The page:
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Written by Robert CormierAuthor Alerts:  Random House will alert you to new works by Robert Cormier

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On Sale: March 19, 2013
Pages: 144 | ISBN: 978-0-307-53081-3
Published by : Delacorte Books for Young Readers RH Childrens Books
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ABOUT THE AUTHOR ABOUT THE AUTHOR
PRAISE & AWARDS PRAISE & AWARDS
READER'S GUIDE READER'S GUIDE
Synopsis|Excerpt

Synopsis

Francis Joseph Cassavant is eighteen. He has just returned home from the Second World War, and he has no face. He does have a gun and a mission: to murder his childhood hero.

Francis lost most of his face when he fell on a grenade in France. He received the Silver Star for bravery, but was it really an act of heroism? Now, having survived, he is looking for a man he once admired and respected, a man adored by many people, a man who also received a Silver Star for bravery. A man who destroyed Francis's life.


Francis lost most of his face when he fell on a grenade in France. He received the Silver Star for bravery, but was it really an act of heroism? Now, having survived, he is looking for a man he once admired and respected, a man adored by many people, a man who also received a Silver Star for bravery. A man who destroyed Francis's life. -->

Excerpt

Oh, I have eyes because I can see and eardrums because I can hear but no ears to speak of, just bits of dangling flesh.  But that's fine, like Dr.  Abrams says, because it's sight and hearing that count and I was not handsome to begin with.  He was joking, of course.  He was always trying to make me laugh.

If anything bothers me, it's my nose.  Or rather, the absence of my nose.  My nostrils are like two small caves and they sometimes get blocked and I have to breathe through my mouth.  This dries up my throat and makes it hard for me to swallow.  I also become hoarse and cough a lot.  My teeth are gone but my jaw is intact and my gums are firm, which makes it possible for me to wear dentures.  In the past few weeks, my gums began to shrink, however, and the dentures have become loose and they click when I talk and slip around inside my mouth.

I have no eyebrows, but eyebrows are minor, really.  I do have cheeks.  Sort of.  I mean, the skin that forms my cheeks was grafted from my thighs and has taken a long time to heal.  My thighs sting when my pants rub against them.  Dr.  Abrams says that all my skin will heal in time and my cheeks will someday be as smooth as a baby's arse.  That's the way he pronounced it: arse.  In the meantime, he said, don't expect anybody to select you for a dance when it's Girls' Choice at the canteen.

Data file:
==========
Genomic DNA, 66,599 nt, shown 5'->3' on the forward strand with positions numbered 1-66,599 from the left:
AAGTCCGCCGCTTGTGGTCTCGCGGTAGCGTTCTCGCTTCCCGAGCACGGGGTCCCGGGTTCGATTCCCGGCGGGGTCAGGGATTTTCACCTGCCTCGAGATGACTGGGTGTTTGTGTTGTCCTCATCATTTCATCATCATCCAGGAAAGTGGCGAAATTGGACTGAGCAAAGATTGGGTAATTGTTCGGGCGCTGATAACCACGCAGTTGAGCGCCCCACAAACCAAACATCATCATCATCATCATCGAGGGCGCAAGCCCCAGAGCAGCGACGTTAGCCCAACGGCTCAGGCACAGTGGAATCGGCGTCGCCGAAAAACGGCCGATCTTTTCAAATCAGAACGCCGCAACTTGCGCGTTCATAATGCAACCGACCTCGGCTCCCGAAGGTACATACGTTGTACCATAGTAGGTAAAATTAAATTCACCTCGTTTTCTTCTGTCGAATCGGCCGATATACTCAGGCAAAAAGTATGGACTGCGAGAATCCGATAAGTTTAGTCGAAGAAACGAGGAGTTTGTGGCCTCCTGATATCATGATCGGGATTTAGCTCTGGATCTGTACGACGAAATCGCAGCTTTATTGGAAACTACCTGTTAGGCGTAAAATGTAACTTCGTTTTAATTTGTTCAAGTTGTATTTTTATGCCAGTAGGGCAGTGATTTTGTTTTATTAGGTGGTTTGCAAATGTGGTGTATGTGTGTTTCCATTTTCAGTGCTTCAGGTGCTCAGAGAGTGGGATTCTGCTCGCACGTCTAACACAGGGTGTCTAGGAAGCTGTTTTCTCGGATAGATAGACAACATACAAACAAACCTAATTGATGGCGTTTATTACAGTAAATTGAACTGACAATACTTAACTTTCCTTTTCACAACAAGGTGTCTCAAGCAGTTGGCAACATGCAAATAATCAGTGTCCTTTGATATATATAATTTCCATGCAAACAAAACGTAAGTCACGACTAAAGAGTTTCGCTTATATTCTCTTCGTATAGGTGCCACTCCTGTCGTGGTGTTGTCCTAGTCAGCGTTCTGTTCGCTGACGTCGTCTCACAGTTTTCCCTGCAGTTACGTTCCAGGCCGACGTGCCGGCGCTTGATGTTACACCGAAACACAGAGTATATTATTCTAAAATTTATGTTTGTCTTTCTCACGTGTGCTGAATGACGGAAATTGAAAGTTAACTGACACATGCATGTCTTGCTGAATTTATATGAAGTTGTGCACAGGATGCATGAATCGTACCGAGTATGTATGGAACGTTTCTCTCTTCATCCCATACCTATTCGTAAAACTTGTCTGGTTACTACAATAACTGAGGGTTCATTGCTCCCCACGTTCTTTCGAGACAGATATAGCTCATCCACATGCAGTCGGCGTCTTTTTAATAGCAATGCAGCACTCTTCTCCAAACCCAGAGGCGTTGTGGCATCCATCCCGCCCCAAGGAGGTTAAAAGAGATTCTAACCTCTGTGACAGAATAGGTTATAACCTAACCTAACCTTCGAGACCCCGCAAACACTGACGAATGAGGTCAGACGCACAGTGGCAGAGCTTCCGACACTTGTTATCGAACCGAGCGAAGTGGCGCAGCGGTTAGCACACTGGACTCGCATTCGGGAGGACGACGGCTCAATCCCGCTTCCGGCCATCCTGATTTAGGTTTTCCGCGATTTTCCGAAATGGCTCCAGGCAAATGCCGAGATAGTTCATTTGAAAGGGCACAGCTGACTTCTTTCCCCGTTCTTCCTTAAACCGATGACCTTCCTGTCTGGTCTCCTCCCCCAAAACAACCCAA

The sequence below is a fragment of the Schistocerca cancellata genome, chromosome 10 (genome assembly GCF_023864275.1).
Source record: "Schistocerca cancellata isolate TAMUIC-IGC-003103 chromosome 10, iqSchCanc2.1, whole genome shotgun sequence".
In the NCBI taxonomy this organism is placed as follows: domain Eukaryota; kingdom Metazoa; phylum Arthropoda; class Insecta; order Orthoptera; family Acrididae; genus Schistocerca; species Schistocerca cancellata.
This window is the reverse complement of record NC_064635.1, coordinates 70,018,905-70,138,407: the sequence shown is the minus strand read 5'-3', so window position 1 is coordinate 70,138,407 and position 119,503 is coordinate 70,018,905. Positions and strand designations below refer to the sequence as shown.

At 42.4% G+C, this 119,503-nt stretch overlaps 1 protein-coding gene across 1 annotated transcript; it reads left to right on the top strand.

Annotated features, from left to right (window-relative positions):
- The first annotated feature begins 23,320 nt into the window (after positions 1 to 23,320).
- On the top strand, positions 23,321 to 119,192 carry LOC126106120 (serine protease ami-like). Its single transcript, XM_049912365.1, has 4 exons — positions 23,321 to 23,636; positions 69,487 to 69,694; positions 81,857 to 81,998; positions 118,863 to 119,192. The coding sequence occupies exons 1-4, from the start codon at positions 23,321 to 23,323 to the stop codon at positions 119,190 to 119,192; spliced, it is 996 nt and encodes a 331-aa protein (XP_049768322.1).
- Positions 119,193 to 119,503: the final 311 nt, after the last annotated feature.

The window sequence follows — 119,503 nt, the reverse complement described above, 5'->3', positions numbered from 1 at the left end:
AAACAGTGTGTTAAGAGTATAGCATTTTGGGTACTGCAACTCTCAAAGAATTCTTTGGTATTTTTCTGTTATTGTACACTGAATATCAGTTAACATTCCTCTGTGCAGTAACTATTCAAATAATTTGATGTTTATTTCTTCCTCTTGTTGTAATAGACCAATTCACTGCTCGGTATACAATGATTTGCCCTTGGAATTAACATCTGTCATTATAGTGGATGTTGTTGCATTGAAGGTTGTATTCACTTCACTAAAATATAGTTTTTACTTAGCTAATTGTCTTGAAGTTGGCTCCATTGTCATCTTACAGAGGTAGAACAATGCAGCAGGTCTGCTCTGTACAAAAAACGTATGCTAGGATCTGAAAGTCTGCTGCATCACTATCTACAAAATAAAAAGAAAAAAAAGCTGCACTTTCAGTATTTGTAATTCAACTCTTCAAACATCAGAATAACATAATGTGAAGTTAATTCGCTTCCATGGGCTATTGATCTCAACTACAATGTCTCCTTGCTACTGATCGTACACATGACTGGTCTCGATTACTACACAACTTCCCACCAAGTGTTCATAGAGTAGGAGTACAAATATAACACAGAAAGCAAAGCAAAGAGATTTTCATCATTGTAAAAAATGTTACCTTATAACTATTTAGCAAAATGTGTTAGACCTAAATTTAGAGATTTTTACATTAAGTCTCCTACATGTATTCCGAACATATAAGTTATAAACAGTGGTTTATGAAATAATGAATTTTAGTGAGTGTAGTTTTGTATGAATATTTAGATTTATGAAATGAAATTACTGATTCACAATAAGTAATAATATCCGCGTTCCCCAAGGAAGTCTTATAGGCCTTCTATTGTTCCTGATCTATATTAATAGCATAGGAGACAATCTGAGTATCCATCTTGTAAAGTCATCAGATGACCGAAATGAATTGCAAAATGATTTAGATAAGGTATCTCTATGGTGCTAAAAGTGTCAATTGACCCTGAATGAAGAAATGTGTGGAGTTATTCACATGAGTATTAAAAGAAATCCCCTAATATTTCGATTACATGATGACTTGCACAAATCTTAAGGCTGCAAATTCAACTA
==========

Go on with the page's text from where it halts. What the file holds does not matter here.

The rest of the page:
Don't take him wrong, please.

He has a great sense of humor and has been trying to get me to develop one.

I have been trying to do just that.  But not having much success. -->


The gun is like a tumor on my thigh as I walk through the morning streets against the wind that never dies down. April sunlight stings my eyes but the wind dissipates its heat, blustering against store windows and kicking debris into the gutters.

At Ninth and Spruce, I pause and look up at the three-decker and the windows of the second floor, where Larry LaSalle can be found at last. Does he suspect my presence here on the street? Does he have a premonition that he has only a few minutes left to live?

I am calm. My heartbeat is normal. What's one more death after the others in the villages and fields of France? The innocent faces of the two young Germans appear in my mind. But Larry LaSalle is not innocent.

The steps leading to the second floor are worn from use and age, and I think of all the people who have climbed stairs like these, who have worked in the shops and come home heavy with weariness at the end of the day. As I stand at the door of Larry LaSalle's tenement, I touch the bulge in my pocket to verify the existence of the gun. The sound of my knocking is loud and commanding in the silent hallway.

No response. I wait. I rap on the door again, hand clenched as a fist this time.

"Come on in, the door's not locked," Larry LaSalle calls out. That voice is unmistakable, a bit feeble now, yet still the voice that cheered us at the Wreck Center.

Hesitant suddenly, uncertain--his voice giving reality to what I must do--I step into the tenement and into the fragrance of pea soup simmering on the black stove, steam rising from a big green pot.

He is sitting in a rocking chair by the black coal stove, and narrows his eyes, squinting to see who has come into his tenement. He is pale, eyes sunk into his sockets like in the newsreel at the Plymouth, and he seems fragile now, as if caught in an old photograph that has faded and yellowed with age. His eyes blink rapidly as if taking quick pictures of me. Is there a glimmer of fear in his eyes? My heart quickens at the possibility.

"Francis, Francis Cassavant," I announce. It's important for him to know immediately who I am. I don't want to waste any time.

"Ah, Francis," he says, his eyes flashing pleasure because he doesn't sense my mission.

"Come in, come in," he says, the old enthusiasm back in his voice.

He rises slowly from the chair, steadying therocker as he lifts himself up. As he holds out his hands in greeting, I go forward to meet him. We shake hands. At the last minute, when it seems we might embrace as old friends and comrades, teacher and pupil, I pull away. His white hands clutch the air before he clasps them together and settles back into the chair.